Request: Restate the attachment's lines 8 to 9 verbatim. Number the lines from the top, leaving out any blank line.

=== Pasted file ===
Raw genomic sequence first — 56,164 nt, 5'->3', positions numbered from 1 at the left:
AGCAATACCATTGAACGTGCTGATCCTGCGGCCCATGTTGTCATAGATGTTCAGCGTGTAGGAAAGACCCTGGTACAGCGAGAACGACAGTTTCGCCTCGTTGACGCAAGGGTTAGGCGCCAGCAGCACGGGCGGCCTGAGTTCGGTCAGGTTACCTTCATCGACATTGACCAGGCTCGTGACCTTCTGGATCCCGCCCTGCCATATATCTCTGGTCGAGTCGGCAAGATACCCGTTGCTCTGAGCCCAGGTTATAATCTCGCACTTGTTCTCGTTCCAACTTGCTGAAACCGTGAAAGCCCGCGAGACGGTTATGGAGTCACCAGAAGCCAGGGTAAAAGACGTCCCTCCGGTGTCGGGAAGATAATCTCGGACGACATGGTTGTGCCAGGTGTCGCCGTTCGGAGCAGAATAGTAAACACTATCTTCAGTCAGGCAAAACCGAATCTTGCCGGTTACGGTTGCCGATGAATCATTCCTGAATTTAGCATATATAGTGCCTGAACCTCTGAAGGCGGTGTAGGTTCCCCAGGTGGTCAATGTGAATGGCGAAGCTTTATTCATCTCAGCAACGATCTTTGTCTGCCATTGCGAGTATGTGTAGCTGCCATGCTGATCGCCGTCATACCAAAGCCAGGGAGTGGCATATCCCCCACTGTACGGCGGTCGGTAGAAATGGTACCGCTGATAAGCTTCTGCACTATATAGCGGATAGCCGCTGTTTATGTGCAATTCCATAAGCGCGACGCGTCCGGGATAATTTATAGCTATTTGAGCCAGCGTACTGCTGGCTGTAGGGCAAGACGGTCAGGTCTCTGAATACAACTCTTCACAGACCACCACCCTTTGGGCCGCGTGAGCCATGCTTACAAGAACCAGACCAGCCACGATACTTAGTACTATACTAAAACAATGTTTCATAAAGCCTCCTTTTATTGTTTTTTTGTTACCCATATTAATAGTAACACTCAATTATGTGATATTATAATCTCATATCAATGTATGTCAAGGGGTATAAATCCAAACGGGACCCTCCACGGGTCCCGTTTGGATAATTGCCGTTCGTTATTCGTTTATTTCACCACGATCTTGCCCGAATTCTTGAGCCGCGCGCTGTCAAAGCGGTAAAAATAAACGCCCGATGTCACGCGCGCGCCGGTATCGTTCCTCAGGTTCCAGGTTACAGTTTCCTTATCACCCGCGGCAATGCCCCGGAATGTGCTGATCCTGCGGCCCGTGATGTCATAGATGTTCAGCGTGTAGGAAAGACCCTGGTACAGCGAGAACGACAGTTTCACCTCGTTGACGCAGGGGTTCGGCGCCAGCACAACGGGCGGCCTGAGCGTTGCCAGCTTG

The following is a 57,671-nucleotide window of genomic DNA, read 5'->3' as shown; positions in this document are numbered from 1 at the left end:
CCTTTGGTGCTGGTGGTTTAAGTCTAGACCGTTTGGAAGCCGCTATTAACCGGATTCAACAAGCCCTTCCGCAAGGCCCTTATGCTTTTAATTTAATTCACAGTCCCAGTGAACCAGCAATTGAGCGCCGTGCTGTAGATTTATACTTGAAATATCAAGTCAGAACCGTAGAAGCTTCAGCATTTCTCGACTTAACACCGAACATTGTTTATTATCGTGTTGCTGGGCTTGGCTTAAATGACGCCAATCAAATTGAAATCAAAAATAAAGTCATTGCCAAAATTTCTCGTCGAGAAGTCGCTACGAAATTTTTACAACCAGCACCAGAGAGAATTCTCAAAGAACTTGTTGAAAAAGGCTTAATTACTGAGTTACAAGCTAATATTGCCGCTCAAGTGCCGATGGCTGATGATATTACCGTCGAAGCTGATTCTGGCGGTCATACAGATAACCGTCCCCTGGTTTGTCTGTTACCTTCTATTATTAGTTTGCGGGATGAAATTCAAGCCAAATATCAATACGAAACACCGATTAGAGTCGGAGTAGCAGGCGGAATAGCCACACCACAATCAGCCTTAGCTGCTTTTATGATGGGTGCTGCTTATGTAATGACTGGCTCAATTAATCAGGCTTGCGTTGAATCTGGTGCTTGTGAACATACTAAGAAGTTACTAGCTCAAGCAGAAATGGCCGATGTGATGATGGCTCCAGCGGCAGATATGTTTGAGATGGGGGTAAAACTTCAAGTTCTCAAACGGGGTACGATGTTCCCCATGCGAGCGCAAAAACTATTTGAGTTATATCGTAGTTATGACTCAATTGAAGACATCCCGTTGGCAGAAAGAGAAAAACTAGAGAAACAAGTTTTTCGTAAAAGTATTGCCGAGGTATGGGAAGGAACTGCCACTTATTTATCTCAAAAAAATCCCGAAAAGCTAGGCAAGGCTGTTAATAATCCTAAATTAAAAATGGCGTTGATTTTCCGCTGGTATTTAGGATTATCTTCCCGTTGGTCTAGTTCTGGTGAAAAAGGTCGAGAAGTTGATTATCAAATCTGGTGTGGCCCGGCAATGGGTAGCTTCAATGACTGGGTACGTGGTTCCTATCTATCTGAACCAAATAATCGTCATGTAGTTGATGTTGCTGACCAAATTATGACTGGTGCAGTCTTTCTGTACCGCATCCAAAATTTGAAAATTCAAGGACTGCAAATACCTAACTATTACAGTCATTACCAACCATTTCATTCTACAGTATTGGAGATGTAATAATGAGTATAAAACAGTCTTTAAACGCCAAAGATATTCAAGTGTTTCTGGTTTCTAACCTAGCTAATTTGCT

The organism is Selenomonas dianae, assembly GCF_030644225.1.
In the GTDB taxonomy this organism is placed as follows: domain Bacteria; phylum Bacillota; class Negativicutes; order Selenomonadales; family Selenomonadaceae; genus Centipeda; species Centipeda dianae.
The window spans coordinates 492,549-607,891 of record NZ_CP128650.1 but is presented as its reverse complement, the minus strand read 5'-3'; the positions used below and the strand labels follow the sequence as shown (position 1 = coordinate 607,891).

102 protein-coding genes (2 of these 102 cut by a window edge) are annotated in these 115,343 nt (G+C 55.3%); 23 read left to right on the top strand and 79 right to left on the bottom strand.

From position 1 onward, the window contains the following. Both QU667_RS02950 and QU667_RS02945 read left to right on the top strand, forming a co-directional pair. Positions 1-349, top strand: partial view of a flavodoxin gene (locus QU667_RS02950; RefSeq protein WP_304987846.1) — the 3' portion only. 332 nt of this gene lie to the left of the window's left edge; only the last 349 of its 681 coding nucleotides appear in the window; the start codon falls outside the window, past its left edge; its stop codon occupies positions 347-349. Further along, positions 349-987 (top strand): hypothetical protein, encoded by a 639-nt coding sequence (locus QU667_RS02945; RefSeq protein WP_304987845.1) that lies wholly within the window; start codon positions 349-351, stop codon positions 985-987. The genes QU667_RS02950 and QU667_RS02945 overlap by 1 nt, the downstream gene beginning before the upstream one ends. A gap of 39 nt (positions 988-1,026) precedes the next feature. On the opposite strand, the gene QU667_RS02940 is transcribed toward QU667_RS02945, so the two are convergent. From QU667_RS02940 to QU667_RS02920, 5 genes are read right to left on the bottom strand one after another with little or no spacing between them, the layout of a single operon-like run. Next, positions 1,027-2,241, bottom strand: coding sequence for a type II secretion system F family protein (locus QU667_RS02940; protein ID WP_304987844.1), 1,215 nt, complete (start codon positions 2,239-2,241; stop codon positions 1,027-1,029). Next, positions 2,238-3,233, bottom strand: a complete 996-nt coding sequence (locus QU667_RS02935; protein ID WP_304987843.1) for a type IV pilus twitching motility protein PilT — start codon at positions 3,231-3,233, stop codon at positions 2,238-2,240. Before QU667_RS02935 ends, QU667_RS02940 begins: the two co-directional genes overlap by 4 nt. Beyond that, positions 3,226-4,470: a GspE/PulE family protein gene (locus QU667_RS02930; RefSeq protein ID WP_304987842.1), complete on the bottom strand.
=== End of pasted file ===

102 protein-coding genes (2 of these 102 cut by a window edge) are annotated in these 115,343 nt (G+C 55.3%); 23 read left to right on the top strand and 79 right to left on the bottom strand.

From position 1 onward, the window contains the following. Both QU667_RS02950 and QU667_RS02945 read left to right on the top strand, forming a co-directional pair. Positions 1-349, top strand: partial view of a flavodoxin gene (locus QU667_RS02950; RefSeq protein WP_304987846.1) — the 3' portion only. 332 nt of this gene lie to the left of the window's left edge; only the last 349 of its 681 coding nucleotides appear in the window; the start codon falls outside the window, past its left edge; its stop codon occupies positions 347-349. Further along, positions 349-987 (top strand): hypothetical protein, encoded by a 639-nt coding sequence (locus QU667_RS02945; RefSeq protein WP_304987845.1) that lies wholly within the window; start codon positions 349-351, stop codon positions 985-987. The genes QU667_RS02950 and QU667_RS02945 overlap by 1 nt, the downstream gene beginning before the upstream one ends. A gap of 39 nt (positions 988-1,026) precedes the next feature. On the opposite strand, the gene QU667_RS02940 is transcribed toward QU667_RS02945, so the two are convergent. From QU667_RS02940 to QU667_RS02920, 5 genes are read right to left on the bottom strand one after another with little or no spacing between them, the layout of a single operon-like run. Next, positions 1,027-2,241, bottom strand: coding sequence for a type II secretion system F family protein (locus QU667_RS02940; protein ID WP_304987844.1), 1,215 nt, complete (start codon positions 2,239-2,241; stop codon positions 1,027-1,029). Next, positions 2,238-3,233, bottom strand: a complete 996-nt coding sequence (locus QU667_RS02935; protein ID WP_304987843.1) for a type IV pilus twitching motility protein PilT — start codon at positions 3,231-3,233, stop codon at positions 2,238-2,240. Before QU667_RS02935 ends, QU667_RS02940 begins: the two co-directional genes overlap by 4 nt. Beyond that, positions 3,226-4,470: a GspE/PulE family protein gene (locus QU667_RS02930; RefSeq protein ID WP_304987842.1), complete on the bottom strand.